Officials later confirmed 18 people diagnosed with coronavirus have since recovered, while 45 of the confirmed cases are being treated at home.
Last week, Japanese authorities said a British tourist who had been on board the Diamond Princess cruise ship, which was quarantined in Japan, had died after contracting the virus.
On Wednesday, Government advice was updated to urge anyone returning to the UK from “lockdown” areas in northern Italy to self-isolate regardless of whether they have symptoms, while travellers from any other part of the country should call 111 or self-isolate if they feel unwell.
Downing Street on Thursday said it is “highly likely” that coronavirus will now spread in a “significant way”.
Earlier, Prof Whitty warned that critical care beds in the NHS could come under intense pressure during a coronavirus epidemic.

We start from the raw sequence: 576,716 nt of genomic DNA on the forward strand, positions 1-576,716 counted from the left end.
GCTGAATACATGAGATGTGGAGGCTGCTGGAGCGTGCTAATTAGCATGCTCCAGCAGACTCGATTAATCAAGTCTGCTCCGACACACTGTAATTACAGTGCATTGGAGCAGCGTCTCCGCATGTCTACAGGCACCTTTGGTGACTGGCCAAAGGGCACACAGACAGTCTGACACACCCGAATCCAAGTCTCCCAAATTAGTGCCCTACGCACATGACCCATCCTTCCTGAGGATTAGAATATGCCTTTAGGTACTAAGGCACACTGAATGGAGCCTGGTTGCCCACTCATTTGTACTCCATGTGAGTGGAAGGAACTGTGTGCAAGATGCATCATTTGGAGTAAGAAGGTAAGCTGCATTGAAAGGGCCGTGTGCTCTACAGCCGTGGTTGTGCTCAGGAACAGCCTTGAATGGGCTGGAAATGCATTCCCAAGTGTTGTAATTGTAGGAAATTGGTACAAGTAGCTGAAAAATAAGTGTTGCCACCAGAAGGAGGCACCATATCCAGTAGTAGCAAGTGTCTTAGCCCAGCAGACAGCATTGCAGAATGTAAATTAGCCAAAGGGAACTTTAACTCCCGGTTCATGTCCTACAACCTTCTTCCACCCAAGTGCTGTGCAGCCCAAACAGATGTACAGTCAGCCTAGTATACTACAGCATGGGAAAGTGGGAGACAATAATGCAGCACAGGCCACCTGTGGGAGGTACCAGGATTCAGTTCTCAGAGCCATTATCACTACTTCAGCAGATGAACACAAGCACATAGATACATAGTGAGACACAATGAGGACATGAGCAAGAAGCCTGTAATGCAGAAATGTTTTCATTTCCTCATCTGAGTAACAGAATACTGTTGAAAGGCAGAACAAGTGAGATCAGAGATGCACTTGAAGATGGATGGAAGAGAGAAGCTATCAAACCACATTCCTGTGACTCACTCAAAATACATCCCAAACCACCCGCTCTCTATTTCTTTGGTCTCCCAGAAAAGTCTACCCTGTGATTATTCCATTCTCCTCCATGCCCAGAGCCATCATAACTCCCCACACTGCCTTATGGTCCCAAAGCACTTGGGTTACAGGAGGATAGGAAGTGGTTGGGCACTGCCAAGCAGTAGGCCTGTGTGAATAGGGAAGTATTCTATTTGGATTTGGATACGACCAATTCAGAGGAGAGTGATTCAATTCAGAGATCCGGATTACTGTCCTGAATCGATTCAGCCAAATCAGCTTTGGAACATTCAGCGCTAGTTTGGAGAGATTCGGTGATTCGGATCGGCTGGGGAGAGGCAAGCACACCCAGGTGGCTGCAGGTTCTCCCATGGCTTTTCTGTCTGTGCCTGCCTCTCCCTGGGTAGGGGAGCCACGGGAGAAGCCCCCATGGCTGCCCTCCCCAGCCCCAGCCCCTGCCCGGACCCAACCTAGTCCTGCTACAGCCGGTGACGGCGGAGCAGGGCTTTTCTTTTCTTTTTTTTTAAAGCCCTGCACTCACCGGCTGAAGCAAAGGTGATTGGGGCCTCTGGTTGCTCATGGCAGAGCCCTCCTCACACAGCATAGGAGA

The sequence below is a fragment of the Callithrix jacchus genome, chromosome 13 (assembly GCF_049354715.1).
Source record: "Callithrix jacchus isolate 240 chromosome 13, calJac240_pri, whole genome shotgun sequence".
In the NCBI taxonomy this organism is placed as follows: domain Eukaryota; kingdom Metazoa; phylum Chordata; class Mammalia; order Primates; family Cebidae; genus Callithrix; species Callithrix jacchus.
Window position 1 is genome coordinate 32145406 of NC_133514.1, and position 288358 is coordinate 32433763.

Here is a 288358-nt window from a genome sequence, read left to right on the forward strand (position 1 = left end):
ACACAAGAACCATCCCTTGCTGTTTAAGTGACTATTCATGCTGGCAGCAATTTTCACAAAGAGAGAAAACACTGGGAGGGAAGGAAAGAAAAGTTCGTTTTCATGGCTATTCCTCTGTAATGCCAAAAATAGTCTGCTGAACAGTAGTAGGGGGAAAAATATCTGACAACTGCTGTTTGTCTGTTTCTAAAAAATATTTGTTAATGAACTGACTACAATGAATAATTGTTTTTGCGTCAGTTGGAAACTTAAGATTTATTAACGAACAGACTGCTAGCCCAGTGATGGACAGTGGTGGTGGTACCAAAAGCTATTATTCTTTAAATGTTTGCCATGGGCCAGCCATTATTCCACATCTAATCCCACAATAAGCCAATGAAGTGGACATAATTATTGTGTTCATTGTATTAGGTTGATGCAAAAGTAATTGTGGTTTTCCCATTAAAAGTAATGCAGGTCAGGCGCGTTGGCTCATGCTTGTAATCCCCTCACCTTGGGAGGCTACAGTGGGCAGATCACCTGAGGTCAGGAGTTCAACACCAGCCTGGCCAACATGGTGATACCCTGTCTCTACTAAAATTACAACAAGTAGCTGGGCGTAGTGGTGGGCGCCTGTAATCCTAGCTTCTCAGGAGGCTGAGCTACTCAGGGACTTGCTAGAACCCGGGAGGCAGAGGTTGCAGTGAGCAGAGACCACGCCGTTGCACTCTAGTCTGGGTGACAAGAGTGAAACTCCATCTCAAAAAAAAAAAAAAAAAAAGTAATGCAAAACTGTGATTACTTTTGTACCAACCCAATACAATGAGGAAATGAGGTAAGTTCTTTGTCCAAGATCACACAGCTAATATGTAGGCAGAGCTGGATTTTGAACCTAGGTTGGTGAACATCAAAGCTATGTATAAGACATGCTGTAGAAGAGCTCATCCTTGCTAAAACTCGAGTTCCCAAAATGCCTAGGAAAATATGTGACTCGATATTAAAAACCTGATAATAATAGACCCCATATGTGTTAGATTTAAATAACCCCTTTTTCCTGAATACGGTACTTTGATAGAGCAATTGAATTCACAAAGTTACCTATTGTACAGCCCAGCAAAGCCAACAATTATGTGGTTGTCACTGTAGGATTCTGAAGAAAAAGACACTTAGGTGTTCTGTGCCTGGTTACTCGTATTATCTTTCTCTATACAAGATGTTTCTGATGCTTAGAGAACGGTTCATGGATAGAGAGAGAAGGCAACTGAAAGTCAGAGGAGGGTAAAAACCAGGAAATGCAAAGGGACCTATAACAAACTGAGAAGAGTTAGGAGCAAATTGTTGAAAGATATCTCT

He later added at a press conference that people with “very minimal” symptoms should stay at home because it would be “safer and more pleasant” for them.
Of the new cases, 17 people had recently travelled from countries or clusters already under investigation, while eight people contracted the virus in the UK and are being investigated.
Out of the cases identified in England, 25 of them are in London.
The North West and South East each have 17 cases, the South West 15, the East of England eight, the Midlands nine and the North East and Yorkshire 10 cases.
Four other cases are still to be determined.
Local regions reported that two new cases were in Staffordshire, one was linked to the University of Sussex in Brighton, two were in Wigan, one in Rotherham, two in Liverpool, and one in Birmingham.